Anyone who has played a team sport at any level has probably heard the saying “There’s no I in team” at some point. It’s a short way of expressing that individual sacrifice is sometimes needed for the greater good of the whole. Every team achieves the greatest success when its members are committed to a common goal and care as much about the person standing next to them as they do themselves.
Autumn is the rare time of year when all four major American men’s professional sports leagues play simultaneously. America’s pastime, baseball, begins its playoffs in a leadup to the Fall Classic, better known as the World Series. America’s most watched professional sport, football, is back to claiming its own day, “Football Sunday.” In the NBA and NHL, players hit the hardwood and the ice as their seasons begin. The WNBA and both men’s and women’s professional soccer leagues crown new champions in early autumn as well.
In 2021, professional sports leagues faced a new challenge – overcoming vaccine hesitancy among players for the greater good of the team. Each league above instituted varying COVID-19 vaccination and testing protocols in an effort to keep players, staff and fans safe during their respective seasons. Although the vaccine isn’t a guarantee against COVID-19, we know it’s highly effective at preventing serious illness, hospitalization and death.
Owners, general managers and coaches need players (especially their star players) available to compete to have the best chance to win, entice fans to watch and keep support from corporate sponsors. There’s an old saying in sports – “your best ability is your availability” – and we are seeing that play out across several leagues.
After the NFL announced that COVID-19 outbreaks among unvaccinated players could cause teams to forfeit games, a league-wide push helped get 93 percent of players at least partially vaccinated by the start of the season. In the NHL, 99 percent of the league’s 700 players are vaccinated.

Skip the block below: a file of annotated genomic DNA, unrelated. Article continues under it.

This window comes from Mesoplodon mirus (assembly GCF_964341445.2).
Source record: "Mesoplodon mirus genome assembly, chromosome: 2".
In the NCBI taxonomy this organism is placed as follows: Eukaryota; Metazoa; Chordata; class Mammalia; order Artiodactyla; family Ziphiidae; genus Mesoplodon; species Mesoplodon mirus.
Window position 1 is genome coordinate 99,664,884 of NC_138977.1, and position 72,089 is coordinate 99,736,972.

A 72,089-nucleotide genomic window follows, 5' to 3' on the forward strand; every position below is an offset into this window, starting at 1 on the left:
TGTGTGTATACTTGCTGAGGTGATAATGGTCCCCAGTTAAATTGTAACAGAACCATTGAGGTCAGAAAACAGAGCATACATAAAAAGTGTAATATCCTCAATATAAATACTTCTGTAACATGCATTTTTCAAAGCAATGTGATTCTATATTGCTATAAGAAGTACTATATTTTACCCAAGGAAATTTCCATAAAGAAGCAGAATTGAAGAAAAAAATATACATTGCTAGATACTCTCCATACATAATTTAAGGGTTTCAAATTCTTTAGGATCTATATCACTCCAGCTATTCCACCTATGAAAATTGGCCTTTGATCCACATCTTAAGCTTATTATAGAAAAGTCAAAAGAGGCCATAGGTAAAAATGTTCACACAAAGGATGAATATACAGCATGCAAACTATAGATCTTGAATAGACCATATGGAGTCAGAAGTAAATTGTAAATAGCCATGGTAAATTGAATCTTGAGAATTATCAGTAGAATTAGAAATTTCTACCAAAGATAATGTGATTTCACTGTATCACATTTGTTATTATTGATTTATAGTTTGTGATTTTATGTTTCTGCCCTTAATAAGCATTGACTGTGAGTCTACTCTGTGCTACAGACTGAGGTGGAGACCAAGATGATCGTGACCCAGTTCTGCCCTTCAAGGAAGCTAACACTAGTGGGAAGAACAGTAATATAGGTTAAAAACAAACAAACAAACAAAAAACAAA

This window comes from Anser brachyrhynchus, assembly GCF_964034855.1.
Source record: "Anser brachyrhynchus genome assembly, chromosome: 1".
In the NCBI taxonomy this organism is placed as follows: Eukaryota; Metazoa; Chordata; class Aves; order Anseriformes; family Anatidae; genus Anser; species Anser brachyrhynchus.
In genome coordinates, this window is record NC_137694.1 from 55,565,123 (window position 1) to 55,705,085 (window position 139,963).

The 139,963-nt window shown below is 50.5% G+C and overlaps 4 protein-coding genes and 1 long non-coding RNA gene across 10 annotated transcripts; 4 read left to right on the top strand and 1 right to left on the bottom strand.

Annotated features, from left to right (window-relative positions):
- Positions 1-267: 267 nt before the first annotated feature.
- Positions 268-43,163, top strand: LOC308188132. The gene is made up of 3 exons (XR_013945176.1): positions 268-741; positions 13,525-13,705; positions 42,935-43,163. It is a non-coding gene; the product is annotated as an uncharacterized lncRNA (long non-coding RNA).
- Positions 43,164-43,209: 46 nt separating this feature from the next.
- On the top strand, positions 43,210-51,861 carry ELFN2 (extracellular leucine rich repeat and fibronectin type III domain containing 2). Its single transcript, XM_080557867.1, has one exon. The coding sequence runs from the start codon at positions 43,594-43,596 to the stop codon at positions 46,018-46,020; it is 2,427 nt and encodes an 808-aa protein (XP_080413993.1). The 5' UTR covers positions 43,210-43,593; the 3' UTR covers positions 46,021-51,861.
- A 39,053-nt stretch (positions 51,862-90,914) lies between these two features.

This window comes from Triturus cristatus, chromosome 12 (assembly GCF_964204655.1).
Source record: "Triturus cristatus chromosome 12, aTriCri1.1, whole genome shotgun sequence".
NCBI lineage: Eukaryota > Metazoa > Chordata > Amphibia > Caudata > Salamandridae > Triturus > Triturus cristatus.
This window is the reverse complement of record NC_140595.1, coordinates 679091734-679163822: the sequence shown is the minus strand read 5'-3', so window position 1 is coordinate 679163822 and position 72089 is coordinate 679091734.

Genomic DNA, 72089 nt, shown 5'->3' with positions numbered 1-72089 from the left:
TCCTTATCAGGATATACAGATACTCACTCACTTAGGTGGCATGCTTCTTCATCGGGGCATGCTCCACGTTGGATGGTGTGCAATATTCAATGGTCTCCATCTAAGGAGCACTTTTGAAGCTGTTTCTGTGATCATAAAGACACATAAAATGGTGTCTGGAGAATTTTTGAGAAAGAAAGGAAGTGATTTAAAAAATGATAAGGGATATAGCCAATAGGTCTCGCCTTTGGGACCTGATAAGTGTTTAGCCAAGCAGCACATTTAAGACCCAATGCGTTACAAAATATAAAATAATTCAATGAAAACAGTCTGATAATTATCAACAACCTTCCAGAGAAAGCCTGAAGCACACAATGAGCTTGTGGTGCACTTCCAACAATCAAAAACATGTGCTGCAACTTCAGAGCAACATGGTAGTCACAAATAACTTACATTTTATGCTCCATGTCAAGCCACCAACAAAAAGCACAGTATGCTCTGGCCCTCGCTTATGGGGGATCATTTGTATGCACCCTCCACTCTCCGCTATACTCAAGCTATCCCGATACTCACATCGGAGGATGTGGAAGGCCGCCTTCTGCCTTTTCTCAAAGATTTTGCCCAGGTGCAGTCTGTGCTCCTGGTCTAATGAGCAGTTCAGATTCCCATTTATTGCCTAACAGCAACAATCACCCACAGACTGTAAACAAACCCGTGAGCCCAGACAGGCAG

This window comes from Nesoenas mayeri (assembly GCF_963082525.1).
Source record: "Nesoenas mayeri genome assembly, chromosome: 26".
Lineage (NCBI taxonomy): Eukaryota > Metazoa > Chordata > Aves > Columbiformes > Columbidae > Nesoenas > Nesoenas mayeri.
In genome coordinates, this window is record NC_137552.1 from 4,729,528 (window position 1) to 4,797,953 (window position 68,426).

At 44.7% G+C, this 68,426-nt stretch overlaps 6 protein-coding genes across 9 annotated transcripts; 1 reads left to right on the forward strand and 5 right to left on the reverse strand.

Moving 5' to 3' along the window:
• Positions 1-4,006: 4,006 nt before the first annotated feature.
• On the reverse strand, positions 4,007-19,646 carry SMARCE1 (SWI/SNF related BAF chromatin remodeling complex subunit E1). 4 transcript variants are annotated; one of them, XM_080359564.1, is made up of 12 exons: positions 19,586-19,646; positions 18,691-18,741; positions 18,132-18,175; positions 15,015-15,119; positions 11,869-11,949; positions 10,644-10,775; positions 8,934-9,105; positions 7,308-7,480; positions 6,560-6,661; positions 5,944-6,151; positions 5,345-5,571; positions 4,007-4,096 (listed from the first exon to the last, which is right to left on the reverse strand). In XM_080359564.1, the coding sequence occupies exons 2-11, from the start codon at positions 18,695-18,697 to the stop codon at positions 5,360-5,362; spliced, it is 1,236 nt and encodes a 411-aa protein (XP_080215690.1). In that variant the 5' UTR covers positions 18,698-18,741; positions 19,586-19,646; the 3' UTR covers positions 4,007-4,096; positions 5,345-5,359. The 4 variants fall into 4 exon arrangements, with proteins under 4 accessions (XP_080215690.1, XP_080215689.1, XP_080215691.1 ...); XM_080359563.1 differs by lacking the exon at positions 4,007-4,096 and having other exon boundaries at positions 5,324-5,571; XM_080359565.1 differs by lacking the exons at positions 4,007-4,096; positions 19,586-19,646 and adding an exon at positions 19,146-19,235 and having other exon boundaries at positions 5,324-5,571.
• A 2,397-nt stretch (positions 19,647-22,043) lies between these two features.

In the NBA, the Brooklyn Nets banned Kyrie Irving, one of their best players, from participating in practices or games unless he gets vaccinated. “I think we all know what our objective is this year and how a decision like this maybe affects that ultimate objective,” said Nets general manager Sean Marks. “We’re looking at putting a group of people out there that are going to be able to participate fully.”
Ultimately, many players across various professional sports leagues decided to put their personal views aside to avoid impacting their team and their ability to make a living. The byproduct is thousands of players who are not only available to play for their teams, but are also better protected when they interact with coaches, fans and their communities.
Labor unions and sports teams have much in common. Both achieve more when their members take collective action toward a shared goal, even if that means some level of personal sacrifice. Both achieve more when their members care about the success and well-being of the person next to them. At LIUNA and other labor unions, we often share this idea with the saying “I am my brother’s keeper.” And all major U.S. sports leagues are unionized, with policies and procedures collectively bargained between the league and Players Associations.
When asked about the NHL’s 99 percent vaccination rate, NHL commissioner Gary Bettman said, “Everybody banded together to do the right thing. Maybe that’s why hockey is the ultimate team sport.”
Imagine if we could achieve that same 99 percent vaccination rate for all eligible Americans. That would be the ultimate display of teamwork to beat this pandemic, which has already caused 700,000 deaths in the U.S. alone.
[Matthew Brown is the LHSFNA’s Health & Welfare Specialist.]